The attractions of conspiracy theory
The political scientist Michael Barkun, discussing the usage of "conspiracy theory" in contemporary American culture, holds that this term is used for a belief that explains an event as the result of a secret plot by exceptionally powerful and cunning conspirators to achieve a malevolent end. According to Barkun, the appeal of conspiracism is threefold:
- "First, conspiracy theories claim to explain what institutional analysis cannot. They appear to make sense out of a world that is otherwise confusing.
- Second, they do so in an appealingly simple way, by dividing the world sharply between the forces of light, and the forces of darkness. They trace all evil back to a single source, the conspirators and their agents.
- Third, conspiracy theories are often presented as special, secret knowledge unknown or unappreciated by others. For conspiracy theorists, the masses are a brainwashed herd, while the conspiracy theorists in the know can congratulate themselves on penetrating the plotters' deceptions."
This third point is supported by research of Roland Imhoff, professor in Social Psychology at the Johannes Gutenberg University Mainz. The research suggests that the smaller the minority believing in a specific theory, the more attractive it is to conspiracy theorists.
Humanistic psychologists argue that even if a posited cabal behind an alleged conspiracy is almost always perceived as hostile, there often remains an element of reassurance for theorists. This is because it is a consolation to imagine that difficulties in human affairs are created by humans, and remain within human control. If a cabal can be implicated, there may be a hope of breaking its power or of joining it. Belief in the power of a cabal is an implicit assertion of human dignity—an unconscious affirmation that man is responsible for his own destiny.
People formulate conspiracy theories to explain, for example, power relations in social groups and the perceived existence of evil forces.[c] Proposed psychological origins of conspiracy theorising include projection; the personal need to explain "a significant event [with] a significant cause;" and the product of various kinds and stages of thought disorder, such as paranoid disposition, ranging in severity to diagnosable mental illnesses. Some people prefer socio-political explanations over the insecurity of encountering random, unpredictable, or otherwise inexplicable events.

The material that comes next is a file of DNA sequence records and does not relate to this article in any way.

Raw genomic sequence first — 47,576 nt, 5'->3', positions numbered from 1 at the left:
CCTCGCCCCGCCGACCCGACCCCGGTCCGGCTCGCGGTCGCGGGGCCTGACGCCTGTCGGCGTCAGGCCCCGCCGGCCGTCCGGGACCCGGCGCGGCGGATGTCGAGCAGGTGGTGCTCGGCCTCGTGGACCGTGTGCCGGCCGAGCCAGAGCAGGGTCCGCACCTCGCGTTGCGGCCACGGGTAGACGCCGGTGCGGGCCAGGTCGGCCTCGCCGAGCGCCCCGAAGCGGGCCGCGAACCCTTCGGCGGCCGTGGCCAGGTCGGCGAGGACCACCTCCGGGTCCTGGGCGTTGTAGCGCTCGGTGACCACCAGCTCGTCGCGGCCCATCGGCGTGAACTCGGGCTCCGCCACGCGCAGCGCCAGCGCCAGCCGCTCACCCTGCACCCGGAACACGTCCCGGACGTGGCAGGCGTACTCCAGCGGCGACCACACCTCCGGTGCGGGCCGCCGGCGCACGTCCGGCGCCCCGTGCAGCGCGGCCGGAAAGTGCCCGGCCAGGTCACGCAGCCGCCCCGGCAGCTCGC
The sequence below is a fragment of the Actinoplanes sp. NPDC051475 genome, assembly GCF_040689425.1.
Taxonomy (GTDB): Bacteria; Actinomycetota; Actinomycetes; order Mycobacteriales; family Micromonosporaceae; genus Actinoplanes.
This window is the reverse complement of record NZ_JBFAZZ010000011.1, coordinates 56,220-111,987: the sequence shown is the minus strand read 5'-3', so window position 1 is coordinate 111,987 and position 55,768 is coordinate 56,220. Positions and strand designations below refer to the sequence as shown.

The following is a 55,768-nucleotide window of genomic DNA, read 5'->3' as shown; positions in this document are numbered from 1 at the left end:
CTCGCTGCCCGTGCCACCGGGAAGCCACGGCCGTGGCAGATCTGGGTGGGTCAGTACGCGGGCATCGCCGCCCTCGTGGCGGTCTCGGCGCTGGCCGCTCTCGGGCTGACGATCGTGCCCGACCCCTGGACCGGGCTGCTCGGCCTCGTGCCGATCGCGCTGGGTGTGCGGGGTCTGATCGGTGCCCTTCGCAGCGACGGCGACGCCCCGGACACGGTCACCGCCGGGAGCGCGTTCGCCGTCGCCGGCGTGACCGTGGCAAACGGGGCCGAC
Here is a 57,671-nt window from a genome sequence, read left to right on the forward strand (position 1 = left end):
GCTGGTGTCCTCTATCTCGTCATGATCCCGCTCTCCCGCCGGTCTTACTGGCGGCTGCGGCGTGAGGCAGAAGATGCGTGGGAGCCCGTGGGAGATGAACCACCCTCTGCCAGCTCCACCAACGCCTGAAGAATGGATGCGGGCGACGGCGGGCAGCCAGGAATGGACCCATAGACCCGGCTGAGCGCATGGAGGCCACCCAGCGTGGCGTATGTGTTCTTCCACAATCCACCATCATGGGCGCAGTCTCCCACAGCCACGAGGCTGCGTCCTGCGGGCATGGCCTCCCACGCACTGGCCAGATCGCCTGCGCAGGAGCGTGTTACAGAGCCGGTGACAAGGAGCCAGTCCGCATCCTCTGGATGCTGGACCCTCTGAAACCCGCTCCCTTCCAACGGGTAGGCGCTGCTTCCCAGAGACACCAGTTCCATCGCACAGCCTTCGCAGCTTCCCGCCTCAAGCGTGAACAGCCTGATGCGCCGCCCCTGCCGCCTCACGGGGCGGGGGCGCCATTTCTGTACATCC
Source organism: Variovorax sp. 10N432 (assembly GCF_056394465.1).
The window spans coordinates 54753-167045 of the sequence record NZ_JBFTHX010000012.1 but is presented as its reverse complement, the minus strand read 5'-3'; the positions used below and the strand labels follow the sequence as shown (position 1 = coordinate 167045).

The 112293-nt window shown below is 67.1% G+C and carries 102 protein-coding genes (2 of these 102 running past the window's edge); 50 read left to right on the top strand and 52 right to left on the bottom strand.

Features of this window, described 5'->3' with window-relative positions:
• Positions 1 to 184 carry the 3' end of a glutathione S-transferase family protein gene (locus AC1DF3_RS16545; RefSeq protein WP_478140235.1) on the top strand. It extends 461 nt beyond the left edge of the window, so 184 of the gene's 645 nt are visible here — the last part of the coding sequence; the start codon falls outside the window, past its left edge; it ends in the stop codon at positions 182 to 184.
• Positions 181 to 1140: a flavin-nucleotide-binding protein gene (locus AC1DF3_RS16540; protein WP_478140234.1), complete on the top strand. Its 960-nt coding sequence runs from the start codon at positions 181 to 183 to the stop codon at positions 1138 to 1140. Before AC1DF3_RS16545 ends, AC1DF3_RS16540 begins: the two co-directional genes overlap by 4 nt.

According to Berlet and Lyons, "Conspiracism is a particular narrative form of scapegoating that frames demonized enemies as part of a vast insidious plot against the common good, while it valorizes the scapegoater as a hero for sounding the alarm".
Some psychologists believe that a search for meaning is common in conspiracism. Once cognized, confirmation bias and avoidance of cognitive dissonance may reinforce the belief. In a context where a conspiracy theory has become embedded within a social group, communal reinforcement may also play a part.
Some historians have argued that there is an element of psychological projection in conspiracism. This projection, according to the argument, is manifested in the form of attribution of undesirable characteristics of the self to the conspirators. Historian Richard Hofstadter stated that:
This enemy seems on many counts a projection of the self; both the ideal and the unacceptable aspects of the self are attributed to him. A fundamental paradox of the paranoid style is the imitation of the enemy. The enemy, for example, may be the cosmopolitan intellectual, but the paranoid will outdo him in the apparatus of scholarship, even of pedantry. ... The Ku Klux Klan imitated Catholicism to the point of donning priestly vestments, developing an elaborate ritual and an equally elaborate hierarchy. The John Birch Society emulates Communist cells and quasi-secret operation through "front" groups, and preaches a ruthless prosecution of the ideological war along lines very similar to those it finds in the Communist enemy. Spokesmen of the various fundamentalist anti-Communist "crusades" openly express their admiration for the dedication, discipline, and strategic ingenuity the Communist cause calls forth.